We were greeted by a young Bolivian man named Sebastian after we parked; he and his Argentinian friend, Mattius, were on a motorcycle trip and tenting here. They took us over to the largest venue for internet access and we cooled off with some cold ones. The parking area for RV’s was currently full with cars and the security guard told us it should clear out by six.
After chatting for a bit, we decided to go into town and see if there were any subtitled movies (as in Paraguay, other than in Ascunsion, this is the only city with cinemas) and just see what the duty free area looked like. We could not find the theatre and the downtown core was rather scuzzy.
We returned to Club Social Akaray around 6 and managed to get ourselves into a corner of the almost empty lot near a power plug. Security here runs hourly drivebys and the parties were all gone by 9 pm so it was a quiet night with the odd bird call. That night we figured out where the theatre was located and did go by it to check it out but all movies were dubbed not subtitled.
Monday we met one of the owners, David, a super nice man who lets overlanders stay here free! He asked how he could help us and we told him we were on the hunt for a new microwave and it had to be a 110 v. He felt sure we could find one downtown. Brazil is a country that uses both 220 and 110 and many Brazilians come into the duty free zones here to shop. We made our way into the city mid morning and after finding a parking spot, checked out a few shops before finally finding one in a large mall called Shopping Hill – it was the last one and they offered it to us at a small discount. Naturally the plug is wrong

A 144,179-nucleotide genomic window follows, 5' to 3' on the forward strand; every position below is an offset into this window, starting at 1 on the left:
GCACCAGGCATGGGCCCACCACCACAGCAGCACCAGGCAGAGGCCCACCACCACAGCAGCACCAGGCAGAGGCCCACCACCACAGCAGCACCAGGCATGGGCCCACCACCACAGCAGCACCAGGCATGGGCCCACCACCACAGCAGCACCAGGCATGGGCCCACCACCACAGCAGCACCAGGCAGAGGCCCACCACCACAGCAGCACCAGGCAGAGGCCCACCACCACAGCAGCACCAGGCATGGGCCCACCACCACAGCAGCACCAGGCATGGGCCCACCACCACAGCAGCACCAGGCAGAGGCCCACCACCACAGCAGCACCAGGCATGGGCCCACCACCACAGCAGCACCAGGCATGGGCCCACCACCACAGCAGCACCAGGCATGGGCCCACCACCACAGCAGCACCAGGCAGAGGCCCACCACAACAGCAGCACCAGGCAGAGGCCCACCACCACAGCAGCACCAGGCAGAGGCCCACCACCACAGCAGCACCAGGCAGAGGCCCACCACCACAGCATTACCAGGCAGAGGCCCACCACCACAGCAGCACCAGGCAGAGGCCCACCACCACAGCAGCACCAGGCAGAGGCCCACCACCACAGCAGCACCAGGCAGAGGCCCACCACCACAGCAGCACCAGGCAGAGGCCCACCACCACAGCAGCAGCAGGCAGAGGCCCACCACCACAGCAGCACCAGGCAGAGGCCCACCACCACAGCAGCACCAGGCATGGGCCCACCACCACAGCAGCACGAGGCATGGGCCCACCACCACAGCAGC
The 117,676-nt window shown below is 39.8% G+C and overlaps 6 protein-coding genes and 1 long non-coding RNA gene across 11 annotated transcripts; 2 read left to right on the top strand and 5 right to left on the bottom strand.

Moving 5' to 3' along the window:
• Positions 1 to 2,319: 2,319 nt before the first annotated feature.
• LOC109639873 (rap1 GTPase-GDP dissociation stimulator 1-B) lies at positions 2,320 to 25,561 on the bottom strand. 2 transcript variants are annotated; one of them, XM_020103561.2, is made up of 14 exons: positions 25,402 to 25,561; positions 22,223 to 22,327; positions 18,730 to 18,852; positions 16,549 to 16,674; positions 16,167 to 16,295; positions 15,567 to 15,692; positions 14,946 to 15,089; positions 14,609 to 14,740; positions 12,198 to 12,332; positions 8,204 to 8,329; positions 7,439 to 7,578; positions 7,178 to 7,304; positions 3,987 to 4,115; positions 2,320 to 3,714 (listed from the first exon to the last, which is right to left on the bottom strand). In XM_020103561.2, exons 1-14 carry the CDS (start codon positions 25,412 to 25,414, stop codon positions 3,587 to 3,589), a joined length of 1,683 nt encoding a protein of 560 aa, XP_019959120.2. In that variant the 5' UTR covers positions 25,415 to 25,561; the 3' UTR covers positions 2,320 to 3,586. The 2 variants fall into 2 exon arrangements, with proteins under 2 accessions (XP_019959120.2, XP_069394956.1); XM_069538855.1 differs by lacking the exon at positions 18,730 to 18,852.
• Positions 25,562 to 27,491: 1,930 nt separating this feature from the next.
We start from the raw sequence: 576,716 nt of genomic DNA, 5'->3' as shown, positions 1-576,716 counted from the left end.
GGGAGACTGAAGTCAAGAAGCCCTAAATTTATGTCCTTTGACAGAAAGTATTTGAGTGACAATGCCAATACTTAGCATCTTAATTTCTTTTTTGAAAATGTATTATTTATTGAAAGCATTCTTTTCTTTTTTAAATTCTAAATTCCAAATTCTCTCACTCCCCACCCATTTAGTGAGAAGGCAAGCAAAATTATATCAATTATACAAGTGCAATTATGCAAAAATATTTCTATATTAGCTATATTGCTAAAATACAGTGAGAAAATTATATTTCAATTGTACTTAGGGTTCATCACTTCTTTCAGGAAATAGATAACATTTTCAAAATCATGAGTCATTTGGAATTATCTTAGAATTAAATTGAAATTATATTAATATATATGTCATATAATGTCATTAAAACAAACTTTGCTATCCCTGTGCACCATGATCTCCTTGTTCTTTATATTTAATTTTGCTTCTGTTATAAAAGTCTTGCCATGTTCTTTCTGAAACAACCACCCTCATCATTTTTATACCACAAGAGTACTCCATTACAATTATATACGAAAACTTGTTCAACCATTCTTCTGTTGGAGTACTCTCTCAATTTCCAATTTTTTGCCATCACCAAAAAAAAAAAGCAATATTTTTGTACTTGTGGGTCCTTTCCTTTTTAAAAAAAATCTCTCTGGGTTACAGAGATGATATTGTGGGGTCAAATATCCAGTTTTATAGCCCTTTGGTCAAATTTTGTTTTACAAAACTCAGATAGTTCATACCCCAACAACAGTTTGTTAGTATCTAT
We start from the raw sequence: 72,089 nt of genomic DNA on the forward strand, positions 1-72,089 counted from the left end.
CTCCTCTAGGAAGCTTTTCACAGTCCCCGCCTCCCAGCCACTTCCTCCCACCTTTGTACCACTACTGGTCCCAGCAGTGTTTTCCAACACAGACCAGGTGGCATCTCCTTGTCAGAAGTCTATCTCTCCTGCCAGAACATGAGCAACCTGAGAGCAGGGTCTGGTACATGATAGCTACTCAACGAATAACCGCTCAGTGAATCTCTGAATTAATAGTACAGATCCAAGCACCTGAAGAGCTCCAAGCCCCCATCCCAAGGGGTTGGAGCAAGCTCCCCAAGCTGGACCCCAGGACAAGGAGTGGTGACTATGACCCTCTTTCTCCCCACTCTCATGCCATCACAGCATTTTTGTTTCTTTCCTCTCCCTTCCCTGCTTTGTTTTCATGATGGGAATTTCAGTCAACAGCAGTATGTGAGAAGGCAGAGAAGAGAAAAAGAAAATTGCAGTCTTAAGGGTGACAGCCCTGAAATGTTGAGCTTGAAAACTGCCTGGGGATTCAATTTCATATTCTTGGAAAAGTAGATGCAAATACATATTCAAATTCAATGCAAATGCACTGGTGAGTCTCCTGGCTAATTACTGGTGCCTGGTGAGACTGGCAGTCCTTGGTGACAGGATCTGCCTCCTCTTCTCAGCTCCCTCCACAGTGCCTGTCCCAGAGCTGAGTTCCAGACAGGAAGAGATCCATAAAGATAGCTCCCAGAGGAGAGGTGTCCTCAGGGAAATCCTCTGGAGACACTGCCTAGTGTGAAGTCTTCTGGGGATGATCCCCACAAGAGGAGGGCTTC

but we figured we could just swap the one of our broken microwave. Now the challenge will be to remove the old one which does not look like an easy task.
This afternoon we had a tour booked to do the Technical Tour at Itaipu Dam. This is a dam between Paraguay and Brazil on the Paraná River, built equally by both countries and they continue to work together running the dam. The Paraguayan half gives power to over 90% of the country and their excess power they sell to Brazil at a discount until the original contract expires in 2023. The dam provides 15% of the power for the country of Brazil (Brazil has a number of its own other dams).
For this tour, despite the high humidity, we had to wear long pant, long sleeves and closed toed shoes. Fortunately, more than half the tour was indoors.
This is not the actual largest dam in the world (Three Gorges in China is bigger) BUT it is the largest producing because the Three Gorges dam does not produce power over the winter when the river freezes!
Fun facts about the dam:
- Cost over $19.5 billion USD (in today’s terms: $47.3 billion)
- Construction began in 1973 and was completed in 1984